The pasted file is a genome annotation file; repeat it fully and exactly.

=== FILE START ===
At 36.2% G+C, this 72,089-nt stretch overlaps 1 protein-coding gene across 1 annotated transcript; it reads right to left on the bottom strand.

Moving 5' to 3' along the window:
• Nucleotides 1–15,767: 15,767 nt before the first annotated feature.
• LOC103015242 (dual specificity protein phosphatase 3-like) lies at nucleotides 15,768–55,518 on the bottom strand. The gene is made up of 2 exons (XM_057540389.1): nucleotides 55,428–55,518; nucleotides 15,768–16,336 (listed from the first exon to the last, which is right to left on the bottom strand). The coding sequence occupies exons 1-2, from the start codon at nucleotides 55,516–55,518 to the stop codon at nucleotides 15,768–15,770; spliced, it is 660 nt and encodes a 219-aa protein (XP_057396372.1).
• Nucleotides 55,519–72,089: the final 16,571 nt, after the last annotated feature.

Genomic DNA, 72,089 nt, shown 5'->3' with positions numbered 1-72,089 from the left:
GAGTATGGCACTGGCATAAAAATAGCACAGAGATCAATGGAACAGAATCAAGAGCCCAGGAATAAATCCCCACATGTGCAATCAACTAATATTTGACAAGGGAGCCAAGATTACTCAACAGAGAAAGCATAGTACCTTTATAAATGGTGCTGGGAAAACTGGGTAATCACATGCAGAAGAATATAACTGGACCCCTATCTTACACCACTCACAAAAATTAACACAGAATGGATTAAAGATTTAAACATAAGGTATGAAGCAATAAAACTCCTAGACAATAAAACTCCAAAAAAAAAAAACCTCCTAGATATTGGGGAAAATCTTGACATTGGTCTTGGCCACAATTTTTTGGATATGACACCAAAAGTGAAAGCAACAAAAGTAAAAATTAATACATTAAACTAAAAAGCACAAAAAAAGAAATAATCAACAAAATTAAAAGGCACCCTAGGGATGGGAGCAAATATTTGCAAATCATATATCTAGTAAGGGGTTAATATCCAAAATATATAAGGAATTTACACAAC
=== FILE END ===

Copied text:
At 36.2% G+C, this 72,089-nt stretch overlaps 1 protein-coding gene across 1 annotated transcript; it reads right to left on the bottom strand.

Moving 5' to 3' along the window:
• Nucleotides 1–15,767: 15,767 nt before the first annotated feature.
• LOC103015242 (dual specificity protein phosphatase 3-like) lies at nucleotides 15,768–55,518 on the bottom strand. The gene is made up of 2 exons (XM_057540389.1): nucleotides 55,428–55,518; nucleotides 15,768–16,336 (listed from the first exon to the last, which is right to left on the bottom strand). The coding sequence occupies exons 1-2, from the start codon at nucleotides 55,516–55,518 to the stop codon at nucleotides 15,768–15,770; spliced, it is 660 nt and encodes a 219-aa protein (XP_057396372.1).
• Nucleotides 55,519–72,089: the final 16,571 nt, after the last annotated feature.

Genomic DNA, 72,089 nt, shown 5'->3' with positions numbered 1-72,089 from the left:
GAGTATGGCACTGGCATAAAAATAGCACAGAGATCAATGGAACAGAATCAAGAGCCCAGGAATAAATCCCCACATGTGCAATCAACTAATATTTGACAAGGGAGCCAAGATTACTCAACAGAGAAAGCATAGTACCTTTATAAATGGTGCTGGGAAAACTGGGTAATCACATGCAGAAGAATATAACTGGACCCCTATCTTACACCACTCACAAAAATTAACACAGAATGGATTAAAGATTTAAACATAAGGTATGAAGCAATAAAACTCCTAGACAATAAAACTCCAAAAAAAAAAAACCTCCTAGATATTGGGGAAAATCTTGACATTGGTCTTGGCCACAATTTTTTGGATATGACACCAAAAGTGAAAGCAACAAAAGTAAAAATTAATACATTAAACTAAAAAGCACAAAAAAAGAAATAATCAACAAAATTAAAAGGCACCCTAGGGATGGGAGCAAATATTTGCAAATCATATATCTAGTAAGGGGTTAATATCCAAAATATATAAGGAATTTACACAAC